Munchausen syndrome by proxy is a mental illness and a form of child abuse. The caretaker of a child, usually a mother, either makes up fake symptoms or causes real symptoms to make it look like the child is sick.
No one is sure what causes Munchausen syndrome by proxy. Sometimes the person was abused as a child or has Munchausen syndrome (fake illness for themselves).
The mother can do extreme things to fake symptoms of illness in her child. For example, she may:
What are signs in a mother?
What are signs in a child?
To diagnose Munchausen syndrome by proxy, doctors and nurses have to see the clues. They have to review the child’s medical record to see what has happened with the child over time. Unfortunately, Munchausen syndrome by proxy often goes undiagnosed.
The child needs to be protected. They may need to be removed from the direct care of the parent.
Children may require medical care to treat complications from injuries, infections, medications, surgeries, or tests. They also need psychiatric care to deal with depression, anxiety, and post-traumatic stress disorder that can happen with child abuse.
Treatment usually involves individual and family therapy. Because this is a form of child abuse, the syndrome must be reported to the authorities.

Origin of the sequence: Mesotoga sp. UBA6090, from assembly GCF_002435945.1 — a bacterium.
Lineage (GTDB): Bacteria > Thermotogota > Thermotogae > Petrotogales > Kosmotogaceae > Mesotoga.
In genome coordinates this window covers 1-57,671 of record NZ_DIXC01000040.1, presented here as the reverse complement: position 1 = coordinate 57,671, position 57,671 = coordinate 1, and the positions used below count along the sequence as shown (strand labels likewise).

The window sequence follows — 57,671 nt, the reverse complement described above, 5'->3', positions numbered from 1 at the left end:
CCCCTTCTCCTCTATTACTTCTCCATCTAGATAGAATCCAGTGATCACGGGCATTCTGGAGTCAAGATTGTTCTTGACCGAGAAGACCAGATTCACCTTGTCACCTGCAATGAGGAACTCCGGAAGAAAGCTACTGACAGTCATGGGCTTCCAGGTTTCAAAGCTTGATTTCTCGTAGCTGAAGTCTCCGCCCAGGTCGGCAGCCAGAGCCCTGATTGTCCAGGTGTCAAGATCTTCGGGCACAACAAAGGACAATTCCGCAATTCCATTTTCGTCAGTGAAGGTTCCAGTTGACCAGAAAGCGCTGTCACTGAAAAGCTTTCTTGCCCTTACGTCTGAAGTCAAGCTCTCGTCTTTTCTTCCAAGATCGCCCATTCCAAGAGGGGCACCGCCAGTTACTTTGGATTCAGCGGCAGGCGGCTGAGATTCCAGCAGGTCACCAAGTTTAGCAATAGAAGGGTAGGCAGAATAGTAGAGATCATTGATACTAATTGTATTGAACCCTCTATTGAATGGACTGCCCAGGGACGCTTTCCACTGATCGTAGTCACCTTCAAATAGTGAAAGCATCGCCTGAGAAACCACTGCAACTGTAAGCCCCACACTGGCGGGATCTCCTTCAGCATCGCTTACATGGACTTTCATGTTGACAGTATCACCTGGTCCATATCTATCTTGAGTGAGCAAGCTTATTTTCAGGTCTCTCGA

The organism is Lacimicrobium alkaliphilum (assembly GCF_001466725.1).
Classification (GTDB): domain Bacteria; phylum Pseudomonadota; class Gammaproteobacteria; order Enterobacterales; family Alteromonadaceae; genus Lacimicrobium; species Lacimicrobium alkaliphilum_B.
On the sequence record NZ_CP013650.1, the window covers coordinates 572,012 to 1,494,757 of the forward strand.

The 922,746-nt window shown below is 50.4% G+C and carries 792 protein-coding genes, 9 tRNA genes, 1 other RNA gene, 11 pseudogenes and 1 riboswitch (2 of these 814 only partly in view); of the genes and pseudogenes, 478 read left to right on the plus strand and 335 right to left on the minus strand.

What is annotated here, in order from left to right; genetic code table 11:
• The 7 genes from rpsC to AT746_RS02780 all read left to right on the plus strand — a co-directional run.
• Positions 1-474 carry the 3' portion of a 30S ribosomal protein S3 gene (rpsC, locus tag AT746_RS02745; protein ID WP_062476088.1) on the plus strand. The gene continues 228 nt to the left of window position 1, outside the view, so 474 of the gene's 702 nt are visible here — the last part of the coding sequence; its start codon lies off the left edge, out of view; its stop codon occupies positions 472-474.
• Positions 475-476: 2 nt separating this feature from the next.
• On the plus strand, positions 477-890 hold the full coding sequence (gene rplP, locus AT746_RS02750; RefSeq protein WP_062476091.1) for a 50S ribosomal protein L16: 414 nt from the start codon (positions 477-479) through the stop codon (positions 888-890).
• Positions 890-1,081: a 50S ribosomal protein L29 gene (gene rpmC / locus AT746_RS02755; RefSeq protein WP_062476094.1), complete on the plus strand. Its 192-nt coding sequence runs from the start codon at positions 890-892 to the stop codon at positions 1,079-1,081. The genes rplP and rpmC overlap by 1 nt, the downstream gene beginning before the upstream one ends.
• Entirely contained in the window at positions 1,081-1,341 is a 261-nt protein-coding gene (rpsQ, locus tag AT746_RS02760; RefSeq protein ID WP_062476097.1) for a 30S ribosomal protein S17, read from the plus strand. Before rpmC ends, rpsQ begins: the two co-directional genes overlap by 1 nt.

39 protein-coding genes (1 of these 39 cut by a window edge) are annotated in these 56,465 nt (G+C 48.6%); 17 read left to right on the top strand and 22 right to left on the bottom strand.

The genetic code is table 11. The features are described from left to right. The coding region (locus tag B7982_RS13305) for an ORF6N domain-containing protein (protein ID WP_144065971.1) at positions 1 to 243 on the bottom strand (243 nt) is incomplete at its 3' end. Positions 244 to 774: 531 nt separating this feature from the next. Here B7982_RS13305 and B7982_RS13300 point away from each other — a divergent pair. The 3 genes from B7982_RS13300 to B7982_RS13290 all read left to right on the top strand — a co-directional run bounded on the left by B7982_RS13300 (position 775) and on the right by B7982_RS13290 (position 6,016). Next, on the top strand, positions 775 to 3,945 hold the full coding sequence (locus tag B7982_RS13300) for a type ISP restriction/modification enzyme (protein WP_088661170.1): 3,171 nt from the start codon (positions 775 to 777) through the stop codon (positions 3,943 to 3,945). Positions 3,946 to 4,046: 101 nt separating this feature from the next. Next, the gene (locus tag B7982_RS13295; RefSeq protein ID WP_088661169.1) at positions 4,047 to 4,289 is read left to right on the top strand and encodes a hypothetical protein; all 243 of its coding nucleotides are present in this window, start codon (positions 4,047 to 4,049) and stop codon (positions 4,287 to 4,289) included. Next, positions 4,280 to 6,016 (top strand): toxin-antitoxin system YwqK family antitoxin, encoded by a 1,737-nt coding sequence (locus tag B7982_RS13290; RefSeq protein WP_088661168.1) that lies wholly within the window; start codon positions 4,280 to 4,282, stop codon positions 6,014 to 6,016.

If you think a child is being abused, contact a health care provider, the police, or child protective services.
Call 911 for any child in immediate danger because of abuse or neglect.
You can also call this national hotline. Crisis counselors are available 24/7. Interpreters are available to help in 170 languages. The counselor on the phone can help you figure out next steps. All calls are anonymous and confidential. Call Childhelp National Child Abuse Hotline 1-800-4-A-CHILD (1-800-422-4453)
Recognition of Munchausen syndrome by proxy in the child-parent relationship can prevent continued abuse and unnecessary, expensive, and possibly dangerous medical testing.
Factitious disorder by proxy
Dubowitz, H, Lane WG. Factitious disorder by proxy (Munchausen syndrome by proxy). In: Kliegman RM, Behrman RE, Jenson HB, Stanton BF, eds. Nelson Textbook of Pediatrics. 19th ed. Philadelphia, PA: Saunders Elsevier; 2011:chap 36.
Updated by: Neil K. Kaneshiro, MD, MHA, Clinical Assistant Professor of Pediatrics, University of Washington School of Medicine, Seattle, WA. Also reviewed by David Zieve, MD, MHA, Bethanne Black, and the A.D.A.M. Editorial team.
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